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Atlantic Tropical Weather Update 8/30/08

Hurricane Gustav has passed over the deep, very warm waters between Jamaica and Cuba. In doing so, he rapidly strengthened overnight from a Category 1 hurricane to a Category 3 storm this morning, making him the second major hurricane of the 2008 Atlantic season. Bertha was the other major hurricane, but remained well out to sea her entire lifetime. Gustav’s vitals as of 8:30A MDT:

Center located at 20.8N, 81.6W; maximum sustained winds of 120mph; moving NW @ 11mph; minimum pressure is down all the way to 955mb, which is 33mb less than the reading yesterday. That is quite the rapid intensification. In fact, since the pressure has continued to drop steadily this morning, expect Gustav to strengthen even further today before eye-wall replacement cycles, a slightly cooler pool of water and the island of Cuba work to weaken him somewhat.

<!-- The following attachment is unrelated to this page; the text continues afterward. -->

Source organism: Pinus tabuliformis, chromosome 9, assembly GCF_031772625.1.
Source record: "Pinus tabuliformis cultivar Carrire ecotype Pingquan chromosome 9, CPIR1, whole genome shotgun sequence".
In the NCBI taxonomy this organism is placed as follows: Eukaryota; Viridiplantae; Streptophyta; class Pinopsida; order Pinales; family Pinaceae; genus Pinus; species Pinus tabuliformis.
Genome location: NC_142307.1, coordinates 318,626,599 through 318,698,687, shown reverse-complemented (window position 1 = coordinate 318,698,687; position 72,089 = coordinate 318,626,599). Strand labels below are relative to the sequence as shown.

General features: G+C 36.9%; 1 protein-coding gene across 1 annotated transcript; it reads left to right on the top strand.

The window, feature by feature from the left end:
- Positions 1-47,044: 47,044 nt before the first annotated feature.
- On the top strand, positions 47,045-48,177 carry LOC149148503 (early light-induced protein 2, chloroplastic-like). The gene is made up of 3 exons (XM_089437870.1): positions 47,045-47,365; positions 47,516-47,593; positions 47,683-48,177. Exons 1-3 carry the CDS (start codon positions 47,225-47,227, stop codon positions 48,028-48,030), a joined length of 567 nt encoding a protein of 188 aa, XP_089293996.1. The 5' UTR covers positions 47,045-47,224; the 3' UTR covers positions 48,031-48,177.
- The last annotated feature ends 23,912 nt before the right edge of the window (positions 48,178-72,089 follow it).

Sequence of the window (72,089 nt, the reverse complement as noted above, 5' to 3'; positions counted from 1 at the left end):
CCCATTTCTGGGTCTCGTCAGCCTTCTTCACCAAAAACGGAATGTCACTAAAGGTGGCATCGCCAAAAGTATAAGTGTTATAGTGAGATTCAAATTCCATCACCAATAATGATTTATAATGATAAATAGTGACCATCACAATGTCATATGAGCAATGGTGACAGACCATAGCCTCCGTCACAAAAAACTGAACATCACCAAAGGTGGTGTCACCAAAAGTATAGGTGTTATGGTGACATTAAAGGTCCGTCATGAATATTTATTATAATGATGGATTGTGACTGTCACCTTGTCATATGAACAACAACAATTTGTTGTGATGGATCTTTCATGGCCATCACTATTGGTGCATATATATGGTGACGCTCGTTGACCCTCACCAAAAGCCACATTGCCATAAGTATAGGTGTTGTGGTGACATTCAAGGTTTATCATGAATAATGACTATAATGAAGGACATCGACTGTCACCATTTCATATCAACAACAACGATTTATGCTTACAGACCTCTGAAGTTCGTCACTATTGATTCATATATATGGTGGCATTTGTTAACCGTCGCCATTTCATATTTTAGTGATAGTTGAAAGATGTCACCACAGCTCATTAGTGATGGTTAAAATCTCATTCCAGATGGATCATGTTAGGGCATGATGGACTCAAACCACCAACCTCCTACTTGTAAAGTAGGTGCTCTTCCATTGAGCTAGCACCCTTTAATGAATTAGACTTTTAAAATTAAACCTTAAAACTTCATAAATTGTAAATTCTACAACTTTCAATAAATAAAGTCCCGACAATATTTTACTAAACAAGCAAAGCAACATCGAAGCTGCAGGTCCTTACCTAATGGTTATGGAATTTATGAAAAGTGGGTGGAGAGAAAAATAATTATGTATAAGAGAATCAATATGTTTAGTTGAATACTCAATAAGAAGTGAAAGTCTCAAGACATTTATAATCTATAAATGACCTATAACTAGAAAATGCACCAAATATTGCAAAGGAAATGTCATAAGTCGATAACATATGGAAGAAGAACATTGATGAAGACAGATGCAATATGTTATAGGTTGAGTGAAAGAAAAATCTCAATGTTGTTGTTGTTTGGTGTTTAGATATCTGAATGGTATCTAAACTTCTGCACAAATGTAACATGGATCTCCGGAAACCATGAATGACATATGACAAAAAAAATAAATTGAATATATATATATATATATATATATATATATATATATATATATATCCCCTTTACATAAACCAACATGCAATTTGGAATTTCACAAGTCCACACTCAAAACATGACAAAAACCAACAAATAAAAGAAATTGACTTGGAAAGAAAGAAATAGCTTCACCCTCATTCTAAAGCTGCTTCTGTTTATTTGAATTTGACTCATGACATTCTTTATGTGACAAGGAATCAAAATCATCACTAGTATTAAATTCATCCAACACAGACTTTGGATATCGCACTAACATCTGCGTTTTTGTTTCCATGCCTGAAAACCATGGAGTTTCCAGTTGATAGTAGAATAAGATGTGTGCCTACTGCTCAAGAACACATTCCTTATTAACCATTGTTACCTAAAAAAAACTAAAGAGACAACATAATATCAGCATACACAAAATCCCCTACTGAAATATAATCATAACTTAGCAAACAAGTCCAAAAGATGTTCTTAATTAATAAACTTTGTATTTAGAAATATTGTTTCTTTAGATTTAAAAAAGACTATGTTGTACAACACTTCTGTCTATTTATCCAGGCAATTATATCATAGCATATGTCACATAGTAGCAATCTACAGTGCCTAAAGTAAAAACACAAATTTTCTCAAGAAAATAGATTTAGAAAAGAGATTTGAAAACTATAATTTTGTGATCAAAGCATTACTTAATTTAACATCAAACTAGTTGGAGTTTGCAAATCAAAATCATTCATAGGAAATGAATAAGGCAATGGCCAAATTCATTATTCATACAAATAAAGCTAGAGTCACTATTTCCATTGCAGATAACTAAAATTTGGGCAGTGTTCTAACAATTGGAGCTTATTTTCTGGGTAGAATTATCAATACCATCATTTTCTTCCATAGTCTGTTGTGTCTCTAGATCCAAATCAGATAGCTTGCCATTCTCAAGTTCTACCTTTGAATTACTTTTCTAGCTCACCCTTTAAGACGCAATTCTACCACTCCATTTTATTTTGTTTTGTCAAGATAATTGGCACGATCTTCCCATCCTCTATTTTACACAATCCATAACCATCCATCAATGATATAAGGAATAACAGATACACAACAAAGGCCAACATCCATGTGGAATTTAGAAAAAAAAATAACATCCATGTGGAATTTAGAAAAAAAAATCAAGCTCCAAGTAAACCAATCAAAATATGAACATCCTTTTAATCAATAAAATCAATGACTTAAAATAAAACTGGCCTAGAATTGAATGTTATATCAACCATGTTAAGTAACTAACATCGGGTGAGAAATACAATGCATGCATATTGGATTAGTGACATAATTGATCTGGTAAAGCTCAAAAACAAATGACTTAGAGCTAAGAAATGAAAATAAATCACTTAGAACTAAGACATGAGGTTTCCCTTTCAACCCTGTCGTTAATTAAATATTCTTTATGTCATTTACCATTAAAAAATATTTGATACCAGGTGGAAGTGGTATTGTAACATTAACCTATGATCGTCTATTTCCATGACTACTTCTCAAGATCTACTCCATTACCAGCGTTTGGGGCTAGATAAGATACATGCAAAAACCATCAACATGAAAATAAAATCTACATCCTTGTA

Gustav should still make landfall over Cuba later tonight as a Category 3 storm. A solid eye-wall did develop overnight. Gustav has an impressive outflowing cloud shield. Hurricane force winds were found on the northeast quadrant on an earlier hurricane hunter flight. As they get going again today, a clearer picture of where they are found will be available. Tropical Storm force winds extend all the way to Cuba, a decent distance from the storm’s center. Western Cuba is under a Hurricane Warning today.